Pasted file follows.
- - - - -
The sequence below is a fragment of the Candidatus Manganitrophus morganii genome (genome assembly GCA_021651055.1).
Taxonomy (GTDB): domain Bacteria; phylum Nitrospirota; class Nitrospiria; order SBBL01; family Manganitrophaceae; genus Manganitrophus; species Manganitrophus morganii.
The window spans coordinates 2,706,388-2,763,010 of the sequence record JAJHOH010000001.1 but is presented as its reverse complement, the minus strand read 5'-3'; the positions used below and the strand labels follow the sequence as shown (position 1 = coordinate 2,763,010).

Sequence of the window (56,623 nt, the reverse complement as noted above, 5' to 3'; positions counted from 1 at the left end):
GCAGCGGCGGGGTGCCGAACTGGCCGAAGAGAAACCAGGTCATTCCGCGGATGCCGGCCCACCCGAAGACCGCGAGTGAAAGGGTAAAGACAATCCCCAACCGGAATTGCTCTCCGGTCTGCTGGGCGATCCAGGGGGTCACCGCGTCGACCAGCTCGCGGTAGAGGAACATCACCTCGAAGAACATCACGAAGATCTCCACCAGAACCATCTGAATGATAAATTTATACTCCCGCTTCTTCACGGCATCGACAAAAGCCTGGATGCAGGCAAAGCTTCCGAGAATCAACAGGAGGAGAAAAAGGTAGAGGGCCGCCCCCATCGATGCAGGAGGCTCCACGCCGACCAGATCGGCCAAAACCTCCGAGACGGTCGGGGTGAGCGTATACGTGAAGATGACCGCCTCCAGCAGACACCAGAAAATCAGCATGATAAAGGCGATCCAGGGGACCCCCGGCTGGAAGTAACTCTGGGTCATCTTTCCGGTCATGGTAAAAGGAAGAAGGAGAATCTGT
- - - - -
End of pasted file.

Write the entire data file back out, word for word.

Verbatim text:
The sequence below is a fragment of the Candidatus Manganitrophus morganii genome (genome assembly GCA_021651055.1).
Taxonomy (GTDB): domain Bacteria; phylum Nitrospirota; class Nitrospiria; order SBBL01; family Manganitrophaceae; genus Manganitrophus; species Manganitrophus morganii.
The window spans coordinates 2,706,388-2,763,010 of the sequence record JAJHOH010000001.1 but is presented as its reverse complement, the minus strand read 5'-3'; the positions used below and the strand labels follow the sequence as shown (position 1 = coordinate 2,763,010).

Sequence of the window (56,623 nt, the reverse complement as noted above, 5' to 3'; positions counted from 1 at the left end):
GCAGCGGCGGGGTGCCGAACTGGCCGAAGAGAAACCAGGTCATTCCGCGGATGCCGGCCCACCCGAAGACCGCGAGTGAAAGGGTAAAGACAATCCCCAACCGGAATTGCTCTCCGGTCTGCTGGGCGATCCAGGGGGTCACCGCGTCGACCAGCTCGCGGTAGAGGAACATCACCTCGAAGAACATCACGAAGATCTCCACCAGAACCATCTGAATGATAAATTTATACTCCCGCTTCTTCACGGCATCGACAAAAGCCTGGATGCAGGCAAAGCTTCCGAGAATCAACAGGAGGAGAAAAAGGTAGAGGGCCGCCCCCATCGATGCAGGAGGCTCCACGCCGACCAGATCGGCCAAAACCTCCGAGACGGTCGGGGTGAGCGTATACGTGAAGATGACCGCCTCCAGCAGACACCAGAAAATCAGCATGATAAAGGCGATCCAGGGGACCCCCGGCTGGAAGTAACTCTGGGTCATCTTTCCGGTCATGGTAAAAGGAAGAAGGAGAATCTGT